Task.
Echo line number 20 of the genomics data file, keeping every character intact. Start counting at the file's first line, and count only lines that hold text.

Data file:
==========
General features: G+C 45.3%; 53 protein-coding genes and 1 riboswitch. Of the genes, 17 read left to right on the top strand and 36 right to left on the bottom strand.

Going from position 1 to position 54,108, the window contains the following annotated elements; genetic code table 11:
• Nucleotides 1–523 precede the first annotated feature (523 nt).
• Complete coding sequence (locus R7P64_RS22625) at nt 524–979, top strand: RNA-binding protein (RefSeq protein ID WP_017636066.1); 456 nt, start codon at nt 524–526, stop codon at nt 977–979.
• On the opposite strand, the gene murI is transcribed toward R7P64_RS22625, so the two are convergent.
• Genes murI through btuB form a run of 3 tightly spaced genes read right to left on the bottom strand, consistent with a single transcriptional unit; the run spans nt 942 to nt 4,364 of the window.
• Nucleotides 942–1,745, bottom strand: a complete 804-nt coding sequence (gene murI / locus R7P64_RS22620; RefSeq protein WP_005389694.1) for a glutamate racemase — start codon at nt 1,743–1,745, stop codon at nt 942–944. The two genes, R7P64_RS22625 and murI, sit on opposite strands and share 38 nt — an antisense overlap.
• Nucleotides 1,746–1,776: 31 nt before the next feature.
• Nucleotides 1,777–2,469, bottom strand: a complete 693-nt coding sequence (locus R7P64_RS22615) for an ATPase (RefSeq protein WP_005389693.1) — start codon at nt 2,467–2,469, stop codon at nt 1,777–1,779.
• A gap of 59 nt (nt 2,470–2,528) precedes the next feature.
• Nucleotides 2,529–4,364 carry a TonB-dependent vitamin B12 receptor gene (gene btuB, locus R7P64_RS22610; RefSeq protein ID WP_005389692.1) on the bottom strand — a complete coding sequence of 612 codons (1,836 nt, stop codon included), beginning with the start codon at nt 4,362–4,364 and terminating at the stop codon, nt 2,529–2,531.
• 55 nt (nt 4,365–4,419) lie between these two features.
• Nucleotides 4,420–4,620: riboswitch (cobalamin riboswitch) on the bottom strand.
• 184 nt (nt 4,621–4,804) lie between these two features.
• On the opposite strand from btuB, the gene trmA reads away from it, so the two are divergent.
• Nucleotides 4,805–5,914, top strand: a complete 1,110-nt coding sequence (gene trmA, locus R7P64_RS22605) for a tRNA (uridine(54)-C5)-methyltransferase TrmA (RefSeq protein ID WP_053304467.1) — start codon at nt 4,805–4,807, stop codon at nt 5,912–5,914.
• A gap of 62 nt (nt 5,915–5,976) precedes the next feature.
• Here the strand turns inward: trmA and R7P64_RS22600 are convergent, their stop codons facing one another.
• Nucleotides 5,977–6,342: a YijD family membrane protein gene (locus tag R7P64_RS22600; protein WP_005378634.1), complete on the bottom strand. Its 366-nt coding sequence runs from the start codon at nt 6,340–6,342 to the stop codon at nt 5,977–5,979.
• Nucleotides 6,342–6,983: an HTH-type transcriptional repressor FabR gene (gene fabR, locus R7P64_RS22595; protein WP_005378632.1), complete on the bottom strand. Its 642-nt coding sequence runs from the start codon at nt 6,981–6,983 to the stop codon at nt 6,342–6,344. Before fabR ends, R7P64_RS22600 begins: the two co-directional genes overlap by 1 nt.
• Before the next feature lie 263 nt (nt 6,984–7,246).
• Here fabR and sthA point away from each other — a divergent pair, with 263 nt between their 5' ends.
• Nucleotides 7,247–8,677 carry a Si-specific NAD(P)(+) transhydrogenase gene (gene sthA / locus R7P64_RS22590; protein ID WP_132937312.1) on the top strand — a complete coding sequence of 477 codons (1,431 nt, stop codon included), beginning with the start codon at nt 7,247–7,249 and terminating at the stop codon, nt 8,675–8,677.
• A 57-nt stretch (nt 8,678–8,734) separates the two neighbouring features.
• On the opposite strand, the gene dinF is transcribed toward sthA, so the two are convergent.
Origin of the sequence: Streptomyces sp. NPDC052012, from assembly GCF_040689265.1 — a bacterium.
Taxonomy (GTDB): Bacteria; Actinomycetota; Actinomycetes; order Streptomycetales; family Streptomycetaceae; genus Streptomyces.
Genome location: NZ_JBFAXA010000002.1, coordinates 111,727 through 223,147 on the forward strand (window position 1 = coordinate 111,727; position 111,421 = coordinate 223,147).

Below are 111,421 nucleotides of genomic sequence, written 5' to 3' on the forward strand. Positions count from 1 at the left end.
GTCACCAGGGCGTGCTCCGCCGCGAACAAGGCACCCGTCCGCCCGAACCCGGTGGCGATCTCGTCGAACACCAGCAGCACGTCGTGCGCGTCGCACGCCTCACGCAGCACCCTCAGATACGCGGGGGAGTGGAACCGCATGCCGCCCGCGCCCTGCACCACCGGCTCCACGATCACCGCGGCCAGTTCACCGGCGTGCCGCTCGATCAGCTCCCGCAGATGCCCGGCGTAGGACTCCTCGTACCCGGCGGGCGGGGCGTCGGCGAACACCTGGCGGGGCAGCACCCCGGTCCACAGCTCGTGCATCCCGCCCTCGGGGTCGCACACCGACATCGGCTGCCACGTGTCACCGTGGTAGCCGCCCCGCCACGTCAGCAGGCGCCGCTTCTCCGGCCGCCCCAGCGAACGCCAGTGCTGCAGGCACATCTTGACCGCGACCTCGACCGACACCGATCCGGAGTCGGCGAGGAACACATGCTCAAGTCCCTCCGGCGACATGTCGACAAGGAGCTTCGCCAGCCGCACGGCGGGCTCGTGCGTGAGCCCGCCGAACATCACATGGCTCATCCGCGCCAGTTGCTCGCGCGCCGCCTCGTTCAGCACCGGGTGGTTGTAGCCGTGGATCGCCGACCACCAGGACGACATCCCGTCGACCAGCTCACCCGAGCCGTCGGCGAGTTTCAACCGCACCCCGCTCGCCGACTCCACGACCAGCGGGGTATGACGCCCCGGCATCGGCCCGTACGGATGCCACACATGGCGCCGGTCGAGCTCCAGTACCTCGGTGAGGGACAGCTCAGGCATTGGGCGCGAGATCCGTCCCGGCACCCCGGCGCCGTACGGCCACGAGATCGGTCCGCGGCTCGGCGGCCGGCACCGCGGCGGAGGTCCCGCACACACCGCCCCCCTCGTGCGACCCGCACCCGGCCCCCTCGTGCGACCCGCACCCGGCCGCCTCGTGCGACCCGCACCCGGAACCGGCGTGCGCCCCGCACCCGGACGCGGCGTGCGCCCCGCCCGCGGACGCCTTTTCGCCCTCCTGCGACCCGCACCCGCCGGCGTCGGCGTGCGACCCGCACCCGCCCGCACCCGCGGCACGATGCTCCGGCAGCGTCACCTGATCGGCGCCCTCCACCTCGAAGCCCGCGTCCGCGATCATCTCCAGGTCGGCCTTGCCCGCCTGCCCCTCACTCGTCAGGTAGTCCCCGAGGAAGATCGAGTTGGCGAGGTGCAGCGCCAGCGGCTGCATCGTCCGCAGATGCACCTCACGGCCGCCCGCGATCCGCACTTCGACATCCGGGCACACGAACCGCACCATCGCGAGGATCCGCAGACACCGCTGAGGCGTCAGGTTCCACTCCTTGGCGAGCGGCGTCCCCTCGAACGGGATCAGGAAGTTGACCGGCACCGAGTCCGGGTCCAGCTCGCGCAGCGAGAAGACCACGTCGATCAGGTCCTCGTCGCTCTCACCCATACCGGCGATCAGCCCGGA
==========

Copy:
• Nucleotides 6,342–6,983: an HTH-type transcriptional repressor FabR gene (gene fabR, locus R7P64_RS22595; protein WP_005378632.1), complete on the bottom strand. Its 642-nt coding sequence runs from the start codon at nt 6,981–6,983 to the stop codon at nt 6,342–6,344. Before fabR ends, R7P64_RS22600 begins: the two co-directional genes overlap by 1 nt.